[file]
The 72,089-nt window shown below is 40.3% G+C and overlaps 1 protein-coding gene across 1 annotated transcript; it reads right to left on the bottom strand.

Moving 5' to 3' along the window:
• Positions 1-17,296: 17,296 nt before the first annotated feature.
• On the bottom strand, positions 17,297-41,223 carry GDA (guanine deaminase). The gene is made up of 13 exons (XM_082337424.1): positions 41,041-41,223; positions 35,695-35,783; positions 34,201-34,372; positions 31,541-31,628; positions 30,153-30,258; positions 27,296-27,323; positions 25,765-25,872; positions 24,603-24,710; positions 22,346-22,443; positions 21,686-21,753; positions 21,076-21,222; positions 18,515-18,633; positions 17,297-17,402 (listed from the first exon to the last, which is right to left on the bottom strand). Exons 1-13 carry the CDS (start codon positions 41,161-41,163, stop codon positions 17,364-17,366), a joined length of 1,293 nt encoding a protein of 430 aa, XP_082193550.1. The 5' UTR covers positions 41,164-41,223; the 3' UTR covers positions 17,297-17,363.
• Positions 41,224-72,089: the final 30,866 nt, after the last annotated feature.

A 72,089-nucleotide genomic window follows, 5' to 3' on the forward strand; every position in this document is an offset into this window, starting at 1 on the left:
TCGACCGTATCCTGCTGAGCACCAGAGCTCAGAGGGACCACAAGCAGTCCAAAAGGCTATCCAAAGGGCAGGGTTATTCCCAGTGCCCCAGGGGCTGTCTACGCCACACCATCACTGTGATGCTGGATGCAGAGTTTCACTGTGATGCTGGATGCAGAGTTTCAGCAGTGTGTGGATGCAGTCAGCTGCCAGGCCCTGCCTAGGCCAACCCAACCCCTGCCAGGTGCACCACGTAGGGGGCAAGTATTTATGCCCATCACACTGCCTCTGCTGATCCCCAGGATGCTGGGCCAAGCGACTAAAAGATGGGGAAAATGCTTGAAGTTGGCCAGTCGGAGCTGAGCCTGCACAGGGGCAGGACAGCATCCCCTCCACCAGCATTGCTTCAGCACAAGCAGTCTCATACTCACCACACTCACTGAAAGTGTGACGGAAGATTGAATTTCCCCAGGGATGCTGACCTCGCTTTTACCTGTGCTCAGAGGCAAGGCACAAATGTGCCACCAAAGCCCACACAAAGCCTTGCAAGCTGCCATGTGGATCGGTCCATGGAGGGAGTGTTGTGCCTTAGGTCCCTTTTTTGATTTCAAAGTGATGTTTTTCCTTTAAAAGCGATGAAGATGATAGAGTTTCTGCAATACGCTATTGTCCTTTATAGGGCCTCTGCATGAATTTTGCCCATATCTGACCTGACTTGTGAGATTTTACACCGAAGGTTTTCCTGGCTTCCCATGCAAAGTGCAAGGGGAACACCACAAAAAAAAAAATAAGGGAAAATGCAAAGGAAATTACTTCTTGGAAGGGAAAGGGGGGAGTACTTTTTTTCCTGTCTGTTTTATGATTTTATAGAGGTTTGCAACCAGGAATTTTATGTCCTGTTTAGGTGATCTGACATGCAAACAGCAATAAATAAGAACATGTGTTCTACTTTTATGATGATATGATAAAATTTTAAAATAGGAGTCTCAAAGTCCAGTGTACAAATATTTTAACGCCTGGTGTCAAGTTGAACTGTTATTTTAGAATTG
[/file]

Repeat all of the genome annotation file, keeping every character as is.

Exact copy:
The 72,089-nt window shown below is 40.3% G+C and overlaps 1 protein-coding gene across 1 annotated transcript; it reads right to left on the bottom strand.

Moving 5' to 3' along the window:
• Positions 1-17,296: 17,296 nt before the first annotated feature.
• On the bottom strand, positions 17,297-41,223 carry GDA (guanine deaminase). The gene is made up of 13 exons (XM_082337424.1): positions 41,041-41,223; positions 35,695-35,783; positions 34,201-34,372; positions 31,541-31,628; positions 30,153-30,258; positions 27,296-27,323; positions 25,765-25,872; positions 24,603-24,710; positions 22,346-22,443; positions 21,686-21,753; positions 21,076-21,222; positions 18,515-18,633; positions 17,297-17,402 (listed from the first exon to the last, which is right to left on the bottom strand). Exons 1-13 carry the CDS (start codon positions 41,161-41,163, stop codon positions 17,364-17,366), a joined length of 1,293 nt encoding a protein of 430 aa, XP_082193550.1. The 5' UTR covers positions 41,164-41,223; the 3' UTR covers positions 17,297-17,363.
• Positions 41,224-72,089: the final 30,866 nt, after the last annotated feature.

A 72,089-nucleotide genomic window follows, 5' to 3' on the forward strand; every position in this document is an offset into this window, starting at 1 on the left:
TCGACCGTATCCTGCTGAGCACCAGAGCTCAGAGGGACCACAAGCAGTCCAAAAGGCTATCCAAAGGGCAGGGTTATTCCCAGTGCCCCAGGGGCTGTCTACGCCACACCATCACTGTGATGCTGGATGCAGAGTTTCACTGTGATGCTGGATGCAGAGTTTCAGCAGTGTGTGGATGCAGTCAGCTGCCAGGCCCTGCCTAGGCCAACCCAACCCCTGCCAGGTGCACCACGTAGGGGGCAAGTATTTATGCCCATCACACTGCCTCTGCTGATCCCCAGGATGCTGGGCCAAGCGACTAAAAGATGGGGAAAATGCTTGAAGTTGGCCAGTCGGAGCTGAGCCTGCACAGGGGCAGGACAGCATCCCCTCCACCAGCATTGCTTCAGCACAAGCAGTCTCATACTCACCACACTCACTGAAAGTGTGACGGAAGATTGAATTTCCCCAGGGATGCTGACCTCGCTTTTACCTGTGCTCAGAGGCAAGGCACAAATGTGCCACCAAAGCCCACACAAAGCCTTGCAAGCTGCCATGTGGATCGGTCCATGGAGGGAGTGTTGTGCCTTAGGTCCCTTTTTTGATTTCAAAGTGATGTTTTTCCTTTAAAAGCGATGAAGATGATAGAGTTTCTGCAATACGCTATTGTCCTTTATAGGGCCTCTGCATGAATTTTGCCCATATCTGACCTGACTTGTGAGATTTTACACCGAAGGTTTTCCTGGCTTCCCATGCAAAGTGCAAGGGGAACACCACAAAAAAAAAAATAAGGGAAAATGCAAAGGAAATTACTTCTTGGAAGGGAAAGGGGGGAGTACTTTTTTTCCTGTCTGTTTTATGATTTTATAGAGGTTTGCAACCAGGAATTTTATGTCCTGTTTAGGTGATCTGACATGCAAACAGCAATAAATAAGAACATGTGTTCTACTTTTATGATGATATGATAAAATTTTAAAATAGGAGTCTCAAAGTCCAGTGTACAAATATTTTAACGCCTGGTGTCAAGTTGAACTGTTATTTTAGAATTG